Preoperative anemia and allogeneic transfusions are independently associated with postoperative adverse outcomes. Thus, even though 25 (78%) of the donor patients who received transfusion were able to avoid the risks associated with allogeneic transfusion they were still placed at greater risk of adverse outcomes from iatrogenic anemia [17].

Use of intraoperative HES was associated with increased incidence of postoperative transfusion. There are at least two explanations for this association. The decision to administer the HES may be precipitated by a disproportionately higher volume of surgical blood loss, possibly worsened by the mild coagulopathy associated with HES [18, 19]. HES also causes a shift of extravascular fluid into the intravascular space creating an additional approximate mL for mL expansion of the plasma volume, thus adding approximately another liter of hemodilution for the 500 mL HES given [20].

The data in this study revealed a steadily decreasing risk for receiving transfusion as BMI increased. Obese patients received more volume replacement in absolute terms, but less replacement fluid when measured as mL/kg body weight prior to the initial transfusion as compared to lean patients [21]. With this, however, the trough hemoglobin was not significantly different between any of the groups, suggesting less hemodilution among overweight patients. There are other physiologic factors to be considered. Patients who are overweight have a larger volume of intravascular space, thereby allowing large volumes of fluid to distribute with minimal impact on blood concentrations [22, 23]. Also, patients with more adipose tissue shift excess fluids from the intravascular space into the interstitial tissues, thereby maintaining intravascular blood concentration equal to lean patients [23].

Many factors are to be considered when determining the management of controlled blood volume depletion, as occurs with the THA and TKA discussed here. Authors have attempted to create formulas for predicting hemoglobin change with surgery [24, 25]. Because only one-eighth of total body fluid is located within intravascular circulation, it has been proposed that the type of fluid and corresponding degree to which these fluids are retained in circulation has only a small impact on hemoglobin [26]. Others argue that estimates must be adjusted for type of fluid [23]. Gender and weight are also significant contributing variables [27]. Results from the current study suggest that BMI should be included in algorithms for predicting the impact of blood loss and subsequent fluid infusions.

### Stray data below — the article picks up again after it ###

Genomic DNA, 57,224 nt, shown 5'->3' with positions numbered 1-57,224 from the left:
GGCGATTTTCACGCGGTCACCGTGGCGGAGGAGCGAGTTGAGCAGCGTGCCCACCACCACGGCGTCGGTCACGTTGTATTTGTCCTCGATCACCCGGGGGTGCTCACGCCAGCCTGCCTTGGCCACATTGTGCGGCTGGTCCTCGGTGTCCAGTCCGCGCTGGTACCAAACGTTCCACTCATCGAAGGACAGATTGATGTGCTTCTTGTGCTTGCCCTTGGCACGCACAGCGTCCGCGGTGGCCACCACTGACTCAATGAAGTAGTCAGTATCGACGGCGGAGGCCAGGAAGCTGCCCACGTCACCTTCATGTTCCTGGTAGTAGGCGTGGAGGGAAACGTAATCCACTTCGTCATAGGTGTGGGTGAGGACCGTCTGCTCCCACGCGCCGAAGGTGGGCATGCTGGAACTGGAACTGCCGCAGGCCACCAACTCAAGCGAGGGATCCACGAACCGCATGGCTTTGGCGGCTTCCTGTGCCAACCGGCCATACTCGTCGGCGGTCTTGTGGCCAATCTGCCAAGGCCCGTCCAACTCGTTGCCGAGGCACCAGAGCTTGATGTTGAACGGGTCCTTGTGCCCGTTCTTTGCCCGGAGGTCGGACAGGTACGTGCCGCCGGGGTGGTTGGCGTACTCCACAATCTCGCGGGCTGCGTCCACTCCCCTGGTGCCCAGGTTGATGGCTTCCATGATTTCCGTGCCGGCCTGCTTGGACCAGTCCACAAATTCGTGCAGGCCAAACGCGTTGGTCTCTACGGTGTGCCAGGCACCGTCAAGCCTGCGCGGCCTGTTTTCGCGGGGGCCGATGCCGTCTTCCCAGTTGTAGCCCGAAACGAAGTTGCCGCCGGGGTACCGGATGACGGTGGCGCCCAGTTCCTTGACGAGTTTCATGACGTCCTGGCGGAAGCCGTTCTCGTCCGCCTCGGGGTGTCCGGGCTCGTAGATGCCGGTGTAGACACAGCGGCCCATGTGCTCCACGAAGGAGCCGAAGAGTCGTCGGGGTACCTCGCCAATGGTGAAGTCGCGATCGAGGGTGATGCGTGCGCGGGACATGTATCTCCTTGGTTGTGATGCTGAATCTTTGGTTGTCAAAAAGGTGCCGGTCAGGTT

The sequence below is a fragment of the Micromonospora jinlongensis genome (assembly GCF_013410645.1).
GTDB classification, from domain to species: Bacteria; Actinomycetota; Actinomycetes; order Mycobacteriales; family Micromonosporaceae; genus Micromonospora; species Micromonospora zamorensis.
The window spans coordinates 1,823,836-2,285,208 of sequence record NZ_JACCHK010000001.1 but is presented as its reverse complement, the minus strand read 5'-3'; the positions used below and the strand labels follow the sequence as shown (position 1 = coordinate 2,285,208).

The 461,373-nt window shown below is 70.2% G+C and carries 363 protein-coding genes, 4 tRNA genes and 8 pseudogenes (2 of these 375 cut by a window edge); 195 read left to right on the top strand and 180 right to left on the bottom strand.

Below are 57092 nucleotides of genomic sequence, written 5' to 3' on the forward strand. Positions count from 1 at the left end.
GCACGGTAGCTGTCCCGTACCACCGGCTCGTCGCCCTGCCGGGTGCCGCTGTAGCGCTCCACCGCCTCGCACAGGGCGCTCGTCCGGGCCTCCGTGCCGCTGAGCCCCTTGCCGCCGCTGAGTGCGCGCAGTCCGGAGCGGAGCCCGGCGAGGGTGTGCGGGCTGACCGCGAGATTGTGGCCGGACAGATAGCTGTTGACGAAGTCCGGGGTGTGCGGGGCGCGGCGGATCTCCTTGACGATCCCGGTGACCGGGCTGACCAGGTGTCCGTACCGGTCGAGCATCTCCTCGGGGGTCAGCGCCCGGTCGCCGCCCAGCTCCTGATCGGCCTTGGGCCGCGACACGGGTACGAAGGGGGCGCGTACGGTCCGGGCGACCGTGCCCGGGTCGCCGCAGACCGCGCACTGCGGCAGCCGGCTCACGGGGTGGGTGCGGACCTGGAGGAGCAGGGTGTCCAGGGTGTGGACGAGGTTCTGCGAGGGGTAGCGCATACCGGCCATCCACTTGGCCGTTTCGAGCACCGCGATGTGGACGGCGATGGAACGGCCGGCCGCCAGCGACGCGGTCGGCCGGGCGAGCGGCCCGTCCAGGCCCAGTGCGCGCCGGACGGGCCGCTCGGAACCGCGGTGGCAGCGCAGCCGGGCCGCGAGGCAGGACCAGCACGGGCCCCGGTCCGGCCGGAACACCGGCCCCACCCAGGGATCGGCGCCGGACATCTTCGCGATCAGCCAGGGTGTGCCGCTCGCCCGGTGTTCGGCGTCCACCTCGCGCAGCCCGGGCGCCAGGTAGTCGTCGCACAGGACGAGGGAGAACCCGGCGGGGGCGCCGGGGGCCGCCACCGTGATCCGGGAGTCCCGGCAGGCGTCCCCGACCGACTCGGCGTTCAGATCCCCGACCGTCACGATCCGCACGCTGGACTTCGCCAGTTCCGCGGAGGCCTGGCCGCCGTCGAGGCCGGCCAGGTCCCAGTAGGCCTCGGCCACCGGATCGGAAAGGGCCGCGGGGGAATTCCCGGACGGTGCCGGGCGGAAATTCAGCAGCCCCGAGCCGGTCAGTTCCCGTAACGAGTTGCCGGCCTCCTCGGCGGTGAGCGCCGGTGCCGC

An extreme example of iatrogenic hemodilution is found with isovolemic hemodilution. In this technique, patients develop reduced hemoglobin concentrations in their whole blood as a result of preoperative autologous donation and subsequent infusion of crystalloid and/or colloid solutions to maintain circulating volume and adequate tissue perfusion [24, 26, 28-32]. Shander and Rijhwani proposed that this acute iatrogenic hemodilution causes a temporary overcompensation and increased oxygen delivery to the tissues [31]. They posit that systemic oxygen uptake can remain adequate with hemodilution down to hematocrit of 10-12% or hemoglobin of 4.5 - 5 g/dL. Madjdpour et al proposed similar benefits but with a more conservative hemoglobin of 7.0 g/dL as a threshold for maintaining adequate perfusion and oxygenation [32]. Spahn et al further discuss the physiological adaptations that allow for greater blood flow due to reduction in blood viscosity occurring between 10 and 15 g/dL of hemoglobin. There is also increased sympathetic stimulation to the heart, increased venous return, decreased vascular resistance, and decreased after load, all resulting in greater cardiac output. Other vital organs will increase oxygen consumption to support vital function [28]. These studies suggest that surgical blood loss may be effectively treated with crystalloid or colloid infusions only for volume maintenance without compromising tissue integrity even at low hemoglobin concentrations.